One Brave Man Is Abstaining From Sex For A Year To Protest FDA Blood Donation Bans On Gay Men
There were many frustrating and tragic aspects of the shooting at Pulse nightclub in Orlando last week. One of which was that trauma centers were asking for blood donations to help save victims’ lives, and in a sick irony, federal regulations prevented gay males from donating blood if they had been sexually active within the last year. Most of the victims identified as LGBTQ and, in theory, their LGBTQ friends couldn’t donate blood to help them. This is precisely why one man abstaining from sex to be a blood donor is such an interesting protest. Jay Franzone, who also works as a blood donation advocate, told Buzzfeed News it’s a personal thing. His boyfriend probably takes it personal, too, but it’s a good fight.
The laws about blood donation are discriminatory and stupid, though some (very small) steps have been taken recently to allow gay men to donate blood. Whereas they used to be banned for life, gay men can now donate if they’ve not had sex in the last year — hence Franzone’s timeframe. But the change isn’t enough. When the revised guidelines were released in December 2015, National Gay Blood Drive said in a statement, “While many gay and bisexual men will be eligible to donate their blood and help save lives under this 12 month deferral, countless more will continue to be banned solely on the basis of their sexual orientation and without medical or scientific reasoning.”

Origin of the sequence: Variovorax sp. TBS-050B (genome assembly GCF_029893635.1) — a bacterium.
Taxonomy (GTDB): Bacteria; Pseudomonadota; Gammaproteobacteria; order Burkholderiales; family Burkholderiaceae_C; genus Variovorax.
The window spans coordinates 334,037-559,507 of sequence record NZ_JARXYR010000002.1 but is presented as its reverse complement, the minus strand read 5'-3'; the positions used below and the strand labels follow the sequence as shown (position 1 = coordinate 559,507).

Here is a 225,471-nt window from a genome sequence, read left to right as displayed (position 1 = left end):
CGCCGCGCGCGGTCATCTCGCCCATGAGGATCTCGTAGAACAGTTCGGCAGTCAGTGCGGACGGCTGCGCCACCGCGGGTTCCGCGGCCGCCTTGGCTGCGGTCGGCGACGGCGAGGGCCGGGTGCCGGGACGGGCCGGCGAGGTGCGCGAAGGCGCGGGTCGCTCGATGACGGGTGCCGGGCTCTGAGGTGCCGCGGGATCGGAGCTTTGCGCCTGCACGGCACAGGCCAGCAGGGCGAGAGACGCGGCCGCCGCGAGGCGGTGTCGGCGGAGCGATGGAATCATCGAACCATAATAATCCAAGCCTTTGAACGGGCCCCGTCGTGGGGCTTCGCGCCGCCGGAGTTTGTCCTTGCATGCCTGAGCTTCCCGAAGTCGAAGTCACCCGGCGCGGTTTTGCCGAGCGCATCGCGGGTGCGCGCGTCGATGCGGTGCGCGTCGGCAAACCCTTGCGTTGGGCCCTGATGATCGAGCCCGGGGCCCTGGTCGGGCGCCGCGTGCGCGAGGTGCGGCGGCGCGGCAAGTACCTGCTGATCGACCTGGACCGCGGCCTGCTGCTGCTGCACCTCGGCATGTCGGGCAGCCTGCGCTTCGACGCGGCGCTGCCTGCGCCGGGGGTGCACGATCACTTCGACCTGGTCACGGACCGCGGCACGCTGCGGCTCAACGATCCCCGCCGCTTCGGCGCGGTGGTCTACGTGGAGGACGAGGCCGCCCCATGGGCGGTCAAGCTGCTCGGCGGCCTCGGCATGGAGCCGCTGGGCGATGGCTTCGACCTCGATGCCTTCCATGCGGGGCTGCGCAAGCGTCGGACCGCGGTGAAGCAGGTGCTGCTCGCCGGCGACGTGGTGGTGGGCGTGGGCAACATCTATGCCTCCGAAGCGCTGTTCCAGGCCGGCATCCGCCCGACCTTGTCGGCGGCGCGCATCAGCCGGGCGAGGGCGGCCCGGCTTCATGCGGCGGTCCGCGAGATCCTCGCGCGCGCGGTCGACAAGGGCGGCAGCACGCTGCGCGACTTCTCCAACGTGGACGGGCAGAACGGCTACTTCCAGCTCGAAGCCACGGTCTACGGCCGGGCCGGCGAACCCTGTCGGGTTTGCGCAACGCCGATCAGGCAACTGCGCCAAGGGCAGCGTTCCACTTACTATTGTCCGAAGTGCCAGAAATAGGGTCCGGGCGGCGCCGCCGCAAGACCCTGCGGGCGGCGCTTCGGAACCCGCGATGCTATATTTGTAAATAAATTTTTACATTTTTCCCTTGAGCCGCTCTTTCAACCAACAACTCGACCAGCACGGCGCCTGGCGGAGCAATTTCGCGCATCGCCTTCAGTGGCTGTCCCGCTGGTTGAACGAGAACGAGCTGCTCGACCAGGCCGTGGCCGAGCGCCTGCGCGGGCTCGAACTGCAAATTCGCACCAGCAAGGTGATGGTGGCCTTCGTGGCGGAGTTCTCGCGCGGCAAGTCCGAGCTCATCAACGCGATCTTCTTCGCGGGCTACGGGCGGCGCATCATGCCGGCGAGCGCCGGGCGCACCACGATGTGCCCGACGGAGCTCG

Uh, yea. The regulation is based on really bad science and is a terrible public health message to spread around. It’s all attached to the stigma surrounding HIV and AIDs as a gay man’s disease. But it’s not a gay man’s disease — although gay and bisexual men accounted for 68 percent of new HIV infections in the United States in 2010, according to the Centers for Disease Control (CDC), HIV affects everyone. A heterosexual man or woman could be HIV positive and slip through the cracks by not disclosing, or simply not knowing they are positive, and donating blood. If you’re a heterosexual man or woman and you don’t use condoms or any kind of protection, you are also at a high risk for HIV, so the real question they should be asking everyone is whether or not they’ve had unprotected sex.
Since the Orlando shooting highlighted this problem (that many people, even some LGBTQ advocates, didn’t seem to know about), 109 members of Congress have written a letter to the FDA to change the policy that Anthony Hayes, vice president of public affairs and policy for Gay Men’s Health Crisis, said “is based on the ’80s, when fear and hysteria ruled.“
Advocating to change the regulations about gay or bisexual people donating blood is threefold — it’s about increasing the amount of blood donations in the country, not discriminating against gay men because you think being gay means being HIV positive, and educating sexually active adults on how HIV is actually transmitted.
There is so much misinformation surrounding the risks and realities of HIV because of its association with the LGBTQ community, and it’s dangerous for the FDA to not recognize that. The CDC has found that 90 percent of all new infections could be prevented if people would just grow up and get fucking tested (and not think their sexuality or gender prohibits them from being at risk).
National HIV Testing Day is June 27 — go do it. And then go have some safe sex for Franzone, since he’s holding out to donate blood next year.